Thursday, 6 May 2021
Sunday, 2 May 2021
Mingozzi, T., Storino, P., Venuto, G., Massolo, A., Tavecchia, G., 2021. Climate warming induced a streth of the breeding season and an increase of second clutches in a passerine breeding at its altitude limits. Current Zoology, zoab029, https://doi.org/10.1093/cz/zoab029
Abstract: The increase in the average air temperature due to global warming has produced an early onset of the reproduction in many migratory birds of the Paleartic region. According to the “mismatch hypothesis” this response can lead to a decrease in the breeding output when the conditions that trigger the departure from the wintering areas do not match the availability of food resources in the breeding ground. We used 653 brooding events registered during the period 1991–2013 to investigate the link between climatic variables and individual breeding performance of a partially migratory passerine, the Rock SparrowPetronia petronia, breeding at the altitude limit of its distribu-tion.
|Photo: Corrado Damiano|
The laying date (LD) of the earliest first clutch was associated with local spring (minimum) temperatures but did not show a significant trend during the period considered. The LD of the latest first clutch had a positive and statistically significant trend, unrelated to local covariates and resulting in a longer breeding season (1.5 days/year). A longer breeding season allowed birds to produce more second clutches, which proportion increased from 0.14 to 0.25. The average breeding success was also positively correlated with the average temperature in July and with the duration of the breeding season. Contrary to expectations, the most important climate-dependent effect was a stretch of the breeding season due to a significant increase of the LD of the latest first-clutches rather than an earlier breeding onset. We show how climate changes act on bird populations through multiple paths and stress the need to assess the link between climatic variables and several aspectsof the breeding cycle.
Sunday, 18 April 2021
Take a picture of a marked gull and win an original T-Shirt.
Presence-absence data of marked animals are extremely important as they can be used to estimate annual survival probability and movements of individuals within the breeding colony.
The project, funded by the Spanish Ministery of Science and Education, will investigate how the management of discards from human activities influences the ecology of gulls.
To subscribe write your name and telephone number to:email@example.com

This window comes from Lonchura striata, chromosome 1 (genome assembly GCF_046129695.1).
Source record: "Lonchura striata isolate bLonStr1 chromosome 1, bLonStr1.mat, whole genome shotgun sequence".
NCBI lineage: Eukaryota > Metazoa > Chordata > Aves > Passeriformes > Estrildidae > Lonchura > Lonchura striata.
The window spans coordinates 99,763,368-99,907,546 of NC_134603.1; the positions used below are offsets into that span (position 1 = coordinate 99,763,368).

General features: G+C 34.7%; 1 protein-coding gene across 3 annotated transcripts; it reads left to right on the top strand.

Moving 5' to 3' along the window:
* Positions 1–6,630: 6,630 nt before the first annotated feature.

Sunday, 11 April 2021
Gangoso, L., Cortés-Avizanda, A., et al. 2021. Avian scavengers living in anthropized landscapes have shorter telomeres and higher levels of glucocorticoid hormones. Science of the Total Environment.146920, https://doi.org/10.1016/j.scitotenv.2021.146920
Abstract: Habitat anthropization is a powerful stressor affecting the health and fitness of organisms, ultimately impacting their population dynamics. In vertebrates, stressful living conditions are usually associated with elevated glucocorticoids-based responses (GCs) as well as shorter telomeres, which are in turn associated with decreased overall body condition fitness and life expectancy. However, our understanding of how habitat anthropization per se and population processes synergistically, or independently, may affect GCs and telomere dynamics in natural populations is still very limited.
Thursday, 1 April 2021
Saturday, 27 March 2021
Tavecchia, G., Gimenez, O., Choqut, R., Oro, D., Tenan, S. and Sanz-Aguilar, A. 2021.The trap of hidden processes: Why ‘quick & dirty’ methods to estimate mortality are not always good. A comment to De Pascalis et al. (2020) Biological Conservation, 109057, doi: 10.1016/j.biocon.2021.109057
Wednesday, 24 March 2021
The Yellow-legged gull campaign is on the starting blocks. Last year it has been difficult due to the lockdown in the middle of the breeding season. This year we are ready to catch up with a new fieldwork campaign in Ibiza and some extra help. We are warming up with some press notes and radio interview.
|Illustration by Pelopanton|
A press note about the project here and a radio interview by Dr. Ana Sanz-Aguilar here
A press release on birds and landfill on the White Stork paper ( here ) just came out here (in Spanish).
The research by A. Rotger Vallespir had make the news here and here . Andreu showed how the scale pattern on the head of the snake Hemorrh...
The last work published by members of the GEDA received media attention: REWILDING ( here ) IMEDEA press release CSiC Press note ‘R...
Prieto, N., Tavecchia, G., Telletxea, I, Ibañez, R., Ansorregi, F., Galdos, A., Urruzola, A., Iriarte, I. and Ariziaga, J. 2019 Sur vival p...